I think President Trump is lying–and never forget:

Lying politicians pose a significant threat to our nation’s solvency and the Republic can become weak and collapse under the weight of misrepresentations made by political actors.

Good riddance Flynn.

Definition courtesy of “Silva Rhetoricae” (rhetoric.byu.edu).

Coenotes

Coenotes (cee’-no-tees): Repetition of two different phrases: one at the beginning and the other at the end of successive paragraphs. Note: Composed of anaphora and epistrophecoenotes is simply a more specific kind of symploce (the repetition of phrases, not merely words).

Give me a break!

You still don’t believe I love you? Wait to you see what I got you for Valentines Day! Voila!

You still don’t believe I love you? But the hairbrush is made out of wood with real pig bristles! Ok! Ok! Relax! Here we go! Take Two. Voila!

You still don’t believe I love you? But you’ve always wanted a super-wide Swedish spatula! Wait! Wait! Ok. Well, here’s the clincher! Voila!

Yes, yes, yes, now you know I love you! Yes–your very own Fifty Shades of Grey “Please, Sir Flogger!” Now you know why I gave you a hairbrush and a spatula too!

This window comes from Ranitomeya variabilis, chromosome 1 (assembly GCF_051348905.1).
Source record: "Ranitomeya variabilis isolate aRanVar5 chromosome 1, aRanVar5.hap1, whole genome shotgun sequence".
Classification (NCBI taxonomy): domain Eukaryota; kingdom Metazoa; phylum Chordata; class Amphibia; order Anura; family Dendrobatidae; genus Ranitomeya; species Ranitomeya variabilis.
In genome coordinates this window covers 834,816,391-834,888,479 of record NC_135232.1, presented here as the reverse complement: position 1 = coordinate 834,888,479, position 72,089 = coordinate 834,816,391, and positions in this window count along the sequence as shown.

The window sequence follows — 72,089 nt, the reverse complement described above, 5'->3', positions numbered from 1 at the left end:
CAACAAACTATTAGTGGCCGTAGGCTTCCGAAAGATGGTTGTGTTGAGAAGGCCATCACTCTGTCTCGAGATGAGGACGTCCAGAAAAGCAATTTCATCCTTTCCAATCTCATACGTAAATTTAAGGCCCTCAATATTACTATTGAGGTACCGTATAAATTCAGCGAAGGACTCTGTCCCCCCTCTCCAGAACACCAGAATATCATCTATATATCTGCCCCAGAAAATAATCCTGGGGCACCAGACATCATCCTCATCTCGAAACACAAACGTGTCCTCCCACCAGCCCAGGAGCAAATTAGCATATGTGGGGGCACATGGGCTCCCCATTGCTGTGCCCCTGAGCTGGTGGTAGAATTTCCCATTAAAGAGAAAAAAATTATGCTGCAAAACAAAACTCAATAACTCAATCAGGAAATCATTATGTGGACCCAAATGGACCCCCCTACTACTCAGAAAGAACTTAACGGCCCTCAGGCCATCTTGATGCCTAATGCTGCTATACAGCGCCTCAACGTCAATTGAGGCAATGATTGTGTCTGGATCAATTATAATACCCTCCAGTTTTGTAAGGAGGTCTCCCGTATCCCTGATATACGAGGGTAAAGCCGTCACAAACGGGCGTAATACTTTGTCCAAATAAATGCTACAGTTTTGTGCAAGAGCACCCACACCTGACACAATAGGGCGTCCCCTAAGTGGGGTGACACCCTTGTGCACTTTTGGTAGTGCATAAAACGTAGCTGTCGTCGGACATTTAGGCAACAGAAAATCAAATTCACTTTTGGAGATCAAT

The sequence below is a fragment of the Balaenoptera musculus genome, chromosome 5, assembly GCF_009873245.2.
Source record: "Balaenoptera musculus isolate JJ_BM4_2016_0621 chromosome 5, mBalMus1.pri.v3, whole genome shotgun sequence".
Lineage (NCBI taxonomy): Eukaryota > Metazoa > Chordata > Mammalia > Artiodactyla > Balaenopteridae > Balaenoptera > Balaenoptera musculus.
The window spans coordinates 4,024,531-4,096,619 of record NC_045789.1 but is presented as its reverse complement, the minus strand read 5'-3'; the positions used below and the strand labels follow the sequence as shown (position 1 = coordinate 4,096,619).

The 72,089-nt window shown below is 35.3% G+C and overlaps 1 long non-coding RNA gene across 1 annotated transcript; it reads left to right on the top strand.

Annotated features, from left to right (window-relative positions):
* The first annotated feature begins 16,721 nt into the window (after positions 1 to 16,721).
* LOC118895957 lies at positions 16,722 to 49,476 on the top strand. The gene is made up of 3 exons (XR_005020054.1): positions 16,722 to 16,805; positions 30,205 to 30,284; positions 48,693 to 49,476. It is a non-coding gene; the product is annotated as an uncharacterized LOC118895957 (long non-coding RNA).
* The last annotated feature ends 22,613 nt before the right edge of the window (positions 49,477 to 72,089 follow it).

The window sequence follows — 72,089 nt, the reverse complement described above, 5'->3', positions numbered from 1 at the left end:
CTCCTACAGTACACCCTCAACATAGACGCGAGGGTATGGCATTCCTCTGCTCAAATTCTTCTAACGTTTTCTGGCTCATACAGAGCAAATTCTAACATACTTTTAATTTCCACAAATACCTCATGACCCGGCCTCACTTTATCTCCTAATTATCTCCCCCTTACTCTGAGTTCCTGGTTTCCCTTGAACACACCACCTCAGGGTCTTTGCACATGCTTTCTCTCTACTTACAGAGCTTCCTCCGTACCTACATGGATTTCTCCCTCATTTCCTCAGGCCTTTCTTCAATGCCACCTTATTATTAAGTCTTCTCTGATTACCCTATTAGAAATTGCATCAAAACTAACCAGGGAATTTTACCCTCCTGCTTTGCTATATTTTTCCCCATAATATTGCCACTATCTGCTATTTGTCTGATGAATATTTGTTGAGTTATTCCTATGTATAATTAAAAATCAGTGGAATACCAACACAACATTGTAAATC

Yup!

Hanky panky spanky time!

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Definition courtesy of “Silva Rhetoricae” (rhetoric.byu.edu).

 

Coenotes

Coenotes (cee’-no-tees): Repetition of two different phrases: one at the beginning and the other at the end of successive paragraphs. Note: Composed of anaphora and epistrophecoenotes is simply a more specific kind of symploce (the repetition of phrases, not merely words).

You’re already covered with tasteless tats! You promised me the bowling ball with your mother’s face on it was the last chapter in the incoherent mess plastered all over your skin! Now Cheepy? Jeez! Your body’s a Rorschach of impulsive mistakes!

You’re already covered with tasteless tats! Poor little Cheepy inked on your hand! I know you feel guilty because you stepped on Cheepy.  If you must do a new tattoo, why not just have “BIGGEST IMPULSIVE MISTAKE EVER” tattooed on your forehead?  It’ll title your skin’s story and give meaning to the mess! Why not? Your body’s a Rorschach of impulsive mistakes!

Go for it!

Oh, wait a minute, putting a caption on your head will de-Rorschach the rest of your skin! Besides, it won’t be an impulsive mistake–it’s even worse–it’ll be a calculated mistake!